Working safely near underground assets

Damage to underground assets (such as electric cables, gas, water and sewerage pipes) caused by excavation work can result in serious or potentially fatal incidents including burns, electric shock and gas releases or explosions as well as disruption of the electricity, gas or water supply.

Injuries can be caused by the explosive effects of arcing current. When a live cable or gas pipe is cut or crushed by an excavator bucket or penetrated by the point of a tool it can cause hazardous fires or explosions.

Incidents may also arise when damage to these assets is unreported and not repaired.

Before starting any excavation work all underground assets must be located. The following will assist with this process:

  • Dial Before You Dig
  • site plans
  • cable or pipe detection
  • carefully executed pilot or test holes.

Dial Before You Dig and site plans

Dial Before You Dig is a free national community service that provides information about the location of underground pipes and cables belonging to the various utility companies around Australia such as SA Power Networks, ElectraNet or Australian Gas Networks.

Dial Before You Dig alone may not identify all underground pipes or cables. Some may be part of a private installation and some of Australia's underground asset owners are not members of Dial Before You Dig.

Never assume that the plans you receive from your inquiry contain the exact location of the underground assets. Assets still need to be carefully and physically located for confirmation.

Cables are typically buried at between 450 mm and 1000 mm, but soil may have been inadvertently removed from above the assets or more soil may have been deposited above them. Never assume cables or pipes will be located at a consistent or required depth.

Lodge your application for digging near underground infrastructure with Dial Before You Dig. You can also call their national call centre on 1100. Dial Before You Dig will provide you with the contact details of the infrastructure owners on the enquiry confirmation sheet. The owners may provide additional information or instructions on locating and working near their underground networks.

Check location with cable and pipe detection

One way to take the worry out of locating buried underground assets is to use the services of an accredited underground asset location company.

If you are using your own locating equipment, it is important to ensure that the operators are trained in its use and are aware of its limitations. In addition, the equipment must be calibrated and capable of detecting all types of cables and pipes as necessary. Some locating equipment may not detect an electric cable unless there is current flowing and may not be able to detect non-metallic pipes or conduits.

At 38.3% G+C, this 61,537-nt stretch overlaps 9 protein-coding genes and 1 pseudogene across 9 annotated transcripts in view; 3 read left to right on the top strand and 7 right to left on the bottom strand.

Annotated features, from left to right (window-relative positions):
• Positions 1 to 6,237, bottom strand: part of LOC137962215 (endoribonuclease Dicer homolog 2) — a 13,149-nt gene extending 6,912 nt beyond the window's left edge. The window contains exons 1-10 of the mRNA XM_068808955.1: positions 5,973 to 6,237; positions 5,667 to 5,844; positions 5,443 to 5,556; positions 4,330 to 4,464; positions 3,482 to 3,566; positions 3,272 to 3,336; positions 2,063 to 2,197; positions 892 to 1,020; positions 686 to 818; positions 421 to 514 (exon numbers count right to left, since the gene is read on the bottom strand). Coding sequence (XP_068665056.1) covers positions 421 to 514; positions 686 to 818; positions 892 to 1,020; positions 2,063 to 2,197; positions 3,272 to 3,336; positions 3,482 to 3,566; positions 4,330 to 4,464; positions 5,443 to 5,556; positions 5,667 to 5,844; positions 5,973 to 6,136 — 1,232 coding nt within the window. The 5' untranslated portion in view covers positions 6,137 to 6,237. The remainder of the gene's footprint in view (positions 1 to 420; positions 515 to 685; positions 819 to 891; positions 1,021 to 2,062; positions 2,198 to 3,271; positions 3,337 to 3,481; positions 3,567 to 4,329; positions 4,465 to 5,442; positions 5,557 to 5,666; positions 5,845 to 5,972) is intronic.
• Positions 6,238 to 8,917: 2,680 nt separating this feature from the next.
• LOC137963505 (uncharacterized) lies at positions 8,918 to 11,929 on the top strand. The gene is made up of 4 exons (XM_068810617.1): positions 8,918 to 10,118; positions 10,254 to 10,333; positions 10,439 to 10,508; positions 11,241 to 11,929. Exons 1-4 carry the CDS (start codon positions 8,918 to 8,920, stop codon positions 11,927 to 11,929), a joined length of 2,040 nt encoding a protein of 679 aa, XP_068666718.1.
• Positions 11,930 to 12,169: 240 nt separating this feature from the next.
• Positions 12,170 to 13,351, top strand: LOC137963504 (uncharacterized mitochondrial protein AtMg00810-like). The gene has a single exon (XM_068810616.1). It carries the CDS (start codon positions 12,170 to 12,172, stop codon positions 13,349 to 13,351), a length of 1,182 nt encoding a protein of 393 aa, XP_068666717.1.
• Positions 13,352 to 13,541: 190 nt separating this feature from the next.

It is common for gas assets to be laid in polyethylene (PE) pipe (yellow or black with yellow stripes). Generally, PE pipe is laid with detectable (foil backed) marker tape or non-detectable marker tape and a tracer wire, however, this is not always the case.

Check location with a pilot or trial hole

Once the asset location has been determined, a pilot or trial hole should be used to establish the exact location and depth of the asset.

Using insulated hand tools is considered a safe method for excavation, but they can also be a common source of accidents and cause damage to the asset if used incorrectly.

Other safe methods of excavating include water jetting and high-velocity air jets incorporating vacuum removal of excavated soil to expose buried assets. Their use may be limited by the ground conditions and soil type. Precautions are also needed to prevent injury from ejected soil. Whichever method is chosen, you need to apply it with care.

Before digging or water jetting near a high voltage electrical cable, check with SA Power Networks on 1300 650 014 or ElectraNet on 1800 243 853 if there are any special conditions that apply.

Machinery - dig at a safe distance

Once an asset location has been determined, excavation may proceed. Every effort should be made to excavate alongside the service rather than directly above it. Extreme care should be taken when digging above or close to the determined asset location.

Marker tape is commonly used as a location indicator for buried pipes and cables. If a marker tape is found, use extreme caution if you continue digging.

Hand-held power tools and mechanical excavators must be used with extreme care when working close to underground assets.

A risk assessment should be used to determine the minimum safe working distance for powered tools and excavators from the underground assets.

Final exposure of the asset by horizontal hand digging is recommended, as the force applied to hand tools can be controlled more effectively.

Insulated tools (eg spades and shovels, preferably with curved edges) should be used when hand digging near electric cables. They should not be thrown or spiked into the ground but eased in with gentle foot pressure.

Electricity network access permits and notification

Where possible the electricity supply to the underground cable should be isolated before digging.

If you need to isolate an SA Power Networks cable you will need to apply for a network access permit from SA Power Networks. The permit will ensure the powerlines will be turned off until the permit is returned.

To apply for a network access permit in South Australia, call the SA Power Networks Builders and Contractors line on 1300 650 014 or visit SA Power Networks.

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Page last updated 13 April 2017

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